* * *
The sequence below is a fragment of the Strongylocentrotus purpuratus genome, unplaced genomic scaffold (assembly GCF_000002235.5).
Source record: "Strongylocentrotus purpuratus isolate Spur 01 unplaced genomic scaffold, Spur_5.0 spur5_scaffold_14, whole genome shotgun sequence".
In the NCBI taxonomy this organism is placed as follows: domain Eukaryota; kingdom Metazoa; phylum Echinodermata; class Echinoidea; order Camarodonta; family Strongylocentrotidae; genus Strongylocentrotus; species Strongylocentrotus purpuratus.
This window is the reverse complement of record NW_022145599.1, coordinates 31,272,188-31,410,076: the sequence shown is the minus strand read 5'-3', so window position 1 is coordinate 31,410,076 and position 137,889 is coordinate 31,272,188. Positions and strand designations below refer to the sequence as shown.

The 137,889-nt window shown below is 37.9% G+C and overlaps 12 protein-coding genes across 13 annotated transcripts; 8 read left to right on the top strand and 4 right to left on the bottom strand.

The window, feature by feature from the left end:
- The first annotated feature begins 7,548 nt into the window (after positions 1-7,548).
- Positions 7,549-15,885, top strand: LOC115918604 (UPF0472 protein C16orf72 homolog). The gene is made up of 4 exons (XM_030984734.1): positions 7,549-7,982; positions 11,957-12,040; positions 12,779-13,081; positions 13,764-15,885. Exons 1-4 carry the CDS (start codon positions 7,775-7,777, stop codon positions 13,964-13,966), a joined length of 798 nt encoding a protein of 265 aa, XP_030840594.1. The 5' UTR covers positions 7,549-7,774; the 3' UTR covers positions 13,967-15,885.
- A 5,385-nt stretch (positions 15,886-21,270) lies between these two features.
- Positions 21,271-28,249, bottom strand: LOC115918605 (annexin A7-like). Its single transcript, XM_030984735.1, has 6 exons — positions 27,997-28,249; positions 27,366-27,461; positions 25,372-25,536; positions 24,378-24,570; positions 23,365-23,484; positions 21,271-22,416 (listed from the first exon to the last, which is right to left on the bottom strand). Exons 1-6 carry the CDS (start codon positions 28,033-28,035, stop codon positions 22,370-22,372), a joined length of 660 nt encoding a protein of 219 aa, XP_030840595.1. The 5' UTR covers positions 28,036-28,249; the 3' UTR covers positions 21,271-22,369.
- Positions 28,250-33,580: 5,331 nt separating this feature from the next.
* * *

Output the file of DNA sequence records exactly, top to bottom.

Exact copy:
The sequence below is a fragment of the Strongylocentrotus purpuratus genome, unplaced genomic scaffold (assembly GCF_000002235.5).
Source record: "Strongylocentrotus purpuratus isolate Spur 01 unplaced genomic scaffold, Spur_5.0 spur5_scaffold_14, whole genome shotgun sequence".
In the NCBI taxonomy this organism is placed as follows: domain Eukaryota; kingdom Metazoa; phylum Echinodermata; class Echinoidea; order Camarodonta; family Strongylocentrotidae; genus Strongylocentrotus; species Strongylocentrotus purpuratus.
This window is the reverse complement of record NW_022145599.1, coordinates 31,272,188-31,410,076: the sequence shown is the minus strand read 5'-3', so window position 1 is coordinate 31,410,076 and position 137,889 is coordinate 31,272,188. Positions and strand designations below refer to the sequence as shown.

The 137,889-nt window shown below is 37.9% G+C and overlaps 12 protein-coding genes across 13 annotated transcripts; 8 read left to right on the top strand and 4 right to left on the bottom strand.

The window, feature by feature from the left end:
- The first annotated feature begins 7,548 nt into the window (after positions 1-7,548).
- Positions 7,549-15,885, top strand: LOC115918604 (UPF0472 protein C16orf72 homolog). The gene is made up of 4 exons (XM_030984734.1): positions 7,549-7,982; positions 11,957-12,040; positions 12,779-13,081; positions 13,764-15,885. Exons 1-4 carry the CDS (start codon positions 7,775-7,777, stop codon positions 13,964-13,966), a joined length of 798 nt encoding a protein of 265 aa, XP_030840594.1. The 5' UTR covers positions 7,549-7,774; the 3' UTR covers positions 13,967-15,885.
- A 5,385-nt stretch (positions 15,886-21,270) lies between these two features.
- Positions 21,271-28,249, bottom strand: LOC115918605 (annexin A7-like). Its single transcript, XM_030984735.1, has 6 exons — positions 27,997-28,249; positions 27,366-27,461; positions 25,372-25,536; positions 24,378-24,570; positions 23,365-23,484; positions 21,271-22,416 (listed from the first exon to the last, which is right to left on the bottom strand). Exons 1-6 carry the CDS (start codon positions 28,033-28,035, stop codon positions 22,370-22,372), a joined length of 660 nt encoding a protein of 219 aa, XP_030840595.1. The 5' UTR covers positions 28,036-28,249; the 3' UTR covers positions 21,271-22,369.
- Positions 28,250-33,580: 5,331 nt separating this feature from the next.